How Product Managers Learn

Reflections from PMF 2015

Last week I participated at the Product Management Festival 2015 in Zürich Switzerland. This was a great event for product managers to get together. Besides networking opportunities it provided numerous insights into product management practices. Most of the talks were experience reports. Young product managers as well as high profile product directors shared their insights. Some of those insights were morphed nicely into pictures, like the one from Nilan Peiris (VP of growth from transferwise). He illustrated the relationship between Product Management and Product Marketing with a nice picture in the tweet: The great mexican standoff of of product management

Learn from failures

What the audience really appreciated is the fact that speakers shared their failures as well. Where else do you get such insights? Learning from failure is a theme that has become prominent with the agile movement: you are allowed to fail, but you shouldn’t fail twice with the same topic.

Learn from good practices

Sharing good practices is another good source of learning and we could listen to numerous recommendations from the speakers, like the ones from Martin Rusch – vice president Xing. He provided insights into the Xing way of launching new initiatives using “Auftragsklärung” as a key success element. However, each practice should be evaluated carefully, whether it fits into your own environment. Already 30 years ago Fred Brooks coined the famous term “there is no silver bullet”.

Learn the foundations

Several attendees came to the festival to learn how to establish product management as a discipline in their company. For them a product management framework like the one from the International Software Product Management Association (ISPMA) is a good starting point. Based on that Software Product Management Body of Knowledge training providers have established curricula that teach software product management as a discipline. See our training offerings on as one example.

Learn from practice

The most important learning source for product managers however is provided from own practice. Nothing is more worthwhile than making your own experience.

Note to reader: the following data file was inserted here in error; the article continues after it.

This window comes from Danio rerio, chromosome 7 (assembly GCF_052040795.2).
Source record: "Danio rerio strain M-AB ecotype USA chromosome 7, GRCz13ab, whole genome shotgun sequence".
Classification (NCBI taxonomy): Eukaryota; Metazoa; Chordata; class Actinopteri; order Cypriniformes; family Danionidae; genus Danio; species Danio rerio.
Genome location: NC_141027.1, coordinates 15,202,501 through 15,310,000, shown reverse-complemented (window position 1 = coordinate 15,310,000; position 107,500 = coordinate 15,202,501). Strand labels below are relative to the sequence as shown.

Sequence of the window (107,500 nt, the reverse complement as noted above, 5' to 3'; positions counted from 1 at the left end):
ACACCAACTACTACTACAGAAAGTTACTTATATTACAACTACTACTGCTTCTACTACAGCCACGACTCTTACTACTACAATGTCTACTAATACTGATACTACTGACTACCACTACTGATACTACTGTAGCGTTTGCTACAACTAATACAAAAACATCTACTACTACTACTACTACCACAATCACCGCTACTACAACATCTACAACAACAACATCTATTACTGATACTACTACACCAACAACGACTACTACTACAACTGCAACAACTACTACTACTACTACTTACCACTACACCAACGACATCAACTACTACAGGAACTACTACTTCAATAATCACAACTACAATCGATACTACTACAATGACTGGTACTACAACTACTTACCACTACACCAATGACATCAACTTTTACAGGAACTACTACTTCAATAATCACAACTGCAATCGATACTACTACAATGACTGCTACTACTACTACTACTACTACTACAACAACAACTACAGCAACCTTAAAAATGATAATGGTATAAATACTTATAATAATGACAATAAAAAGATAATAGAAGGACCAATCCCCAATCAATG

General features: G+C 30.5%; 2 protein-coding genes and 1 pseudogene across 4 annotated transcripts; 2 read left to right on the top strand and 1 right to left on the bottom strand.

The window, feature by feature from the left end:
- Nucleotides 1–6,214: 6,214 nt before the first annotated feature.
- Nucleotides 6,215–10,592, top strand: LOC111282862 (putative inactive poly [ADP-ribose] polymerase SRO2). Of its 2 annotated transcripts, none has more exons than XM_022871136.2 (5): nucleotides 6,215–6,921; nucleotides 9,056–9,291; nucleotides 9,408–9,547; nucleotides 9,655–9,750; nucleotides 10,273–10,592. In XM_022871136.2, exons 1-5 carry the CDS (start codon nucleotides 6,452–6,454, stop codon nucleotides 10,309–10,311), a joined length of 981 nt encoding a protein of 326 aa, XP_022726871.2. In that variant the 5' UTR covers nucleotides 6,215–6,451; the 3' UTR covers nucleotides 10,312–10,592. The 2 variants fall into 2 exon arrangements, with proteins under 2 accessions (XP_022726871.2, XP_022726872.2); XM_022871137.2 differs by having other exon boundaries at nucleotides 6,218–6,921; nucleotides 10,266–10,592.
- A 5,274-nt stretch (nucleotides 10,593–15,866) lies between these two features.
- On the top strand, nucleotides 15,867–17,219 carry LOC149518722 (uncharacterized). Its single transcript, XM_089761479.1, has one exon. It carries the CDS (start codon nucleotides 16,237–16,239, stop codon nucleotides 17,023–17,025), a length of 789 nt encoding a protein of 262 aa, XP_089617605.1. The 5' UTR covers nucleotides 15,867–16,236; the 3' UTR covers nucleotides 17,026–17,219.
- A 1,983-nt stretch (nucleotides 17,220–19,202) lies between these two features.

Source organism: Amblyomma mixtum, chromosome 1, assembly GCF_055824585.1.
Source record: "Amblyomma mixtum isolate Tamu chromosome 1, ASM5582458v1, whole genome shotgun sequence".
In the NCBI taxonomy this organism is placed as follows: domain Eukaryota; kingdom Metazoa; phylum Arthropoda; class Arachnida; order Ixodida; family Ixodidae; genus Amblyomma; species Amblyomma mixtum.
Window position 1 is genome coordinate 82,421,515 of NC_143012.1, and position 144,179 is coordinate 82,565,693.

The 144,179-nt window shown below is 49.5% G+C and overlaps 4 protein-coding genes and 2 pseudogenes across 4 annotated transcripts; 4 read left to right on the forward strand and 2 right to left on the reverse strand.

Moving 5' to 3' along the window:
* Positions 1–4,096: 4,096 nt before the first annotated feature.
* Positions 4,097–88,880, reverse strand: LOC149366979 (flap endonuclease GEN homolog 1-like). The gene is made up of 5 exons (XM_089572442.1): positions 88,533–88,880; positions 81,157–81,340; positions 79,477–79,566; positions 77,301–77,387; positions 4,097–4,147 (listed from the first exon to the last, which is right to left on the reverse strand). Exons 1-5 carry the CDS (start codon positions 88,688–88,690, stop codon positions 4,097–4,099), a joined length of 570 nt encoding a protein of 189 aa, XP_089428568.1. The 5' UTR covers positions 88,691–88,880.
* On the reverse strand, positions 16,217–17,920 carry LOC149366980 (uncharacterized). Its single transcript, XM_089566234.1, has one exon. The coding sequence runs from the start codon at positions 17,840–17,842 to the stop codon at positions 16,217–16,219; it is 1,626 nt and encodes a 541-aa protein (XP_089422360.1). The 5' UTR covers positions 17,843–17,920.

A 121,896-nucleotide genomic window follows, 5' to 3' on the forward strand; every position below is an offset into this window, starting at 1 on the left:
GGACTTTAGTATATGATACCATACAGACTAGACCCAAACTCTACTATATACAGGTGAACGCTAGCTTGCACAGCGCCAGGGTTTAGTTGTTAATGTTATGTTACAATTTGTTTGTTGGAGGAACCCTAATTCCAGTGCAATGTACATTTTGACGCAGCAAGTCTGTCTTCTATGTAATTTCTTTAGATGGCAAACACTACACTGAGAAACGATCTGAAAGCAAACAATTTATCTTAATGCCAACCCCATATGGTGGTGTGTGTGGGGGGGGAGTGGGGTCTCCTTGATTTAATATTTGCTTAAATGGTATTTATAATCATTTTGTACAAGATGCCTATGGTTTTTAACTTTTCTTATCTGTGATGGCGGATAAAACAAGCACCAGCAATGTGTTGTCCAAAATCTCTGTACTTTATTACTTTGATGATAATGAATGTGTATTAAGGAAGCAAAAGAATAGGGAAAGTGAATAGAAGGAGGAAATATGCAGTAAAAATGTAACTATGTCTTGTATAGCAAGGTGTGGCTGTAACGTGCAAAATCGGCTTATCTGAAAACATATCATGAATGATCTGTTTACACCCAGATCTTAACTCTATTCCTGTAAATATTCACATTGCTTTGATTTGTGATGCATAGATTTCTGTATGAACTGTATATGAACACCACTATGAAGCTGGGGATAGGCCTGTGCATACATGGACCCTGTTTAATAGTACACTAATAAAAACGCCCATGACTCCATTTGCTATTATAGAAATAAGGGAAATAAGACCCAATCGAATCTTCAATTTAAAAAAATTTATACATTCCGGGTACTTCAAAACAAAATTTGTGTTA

That of course, wasn’t possible at the product management festival. But, why not make your own experiences and talk about them at next years festival?

What’s So Special with Atlassian?

Atlassian and its products have fascinated me since 2008. I first got in touch with their JIRA issue tracking software. Later I have helped customers introducing JIRA Agile and setting up requirements management with JIRA. It is impressive how Atlassian has evolved and how their products spread.

What are the ingredients of Atlassian’s success? Three factors stand out:

  • Products that appeal to software developers. — Should never be taken for granted. But very important, if you can’t count on a sales team …
  • Direct sales model without classical sales force. — A lean sales approach, with very low entry level for accessing and using the products
  • Very huge and active ecosystem. — They literally don’t let you alone: rich knowledge bases; super-(re)active support forums; collaborative documentation with strong quality management; (world-)wide partner network

Why is this important? Understanding the Atlassian way helps you to use their products successfully (given you are a customer or consider to become one). And it can inspire everyone interested in software business models.

The following information sources give you an overview of Atlassian and the three success factors.


Atlassian is privately held with headquarters in Sydney (Atlassian Pty Ltd, Australian Business Register: ABN 53 102 443 916) and eight offices in six countries.

Company description on Atlassian homepage:

Atlassian on Wikipedia:

Atlassian on CrunchBase (crowd-sourced information):

Atlassian Experts homepage (partner directory):

Atlassian press release with data on FY 2013/2014 results (FY from July to June):

TechCrunch article including FY 2012/2013 data:

Wallstreet Journal article with data on Atlassian and its 2014 funding round:

Business Insider company profile article from February 2014 (very comprehensive and fun-to-read overview; a pie chart shows the share distribution after the first funding round):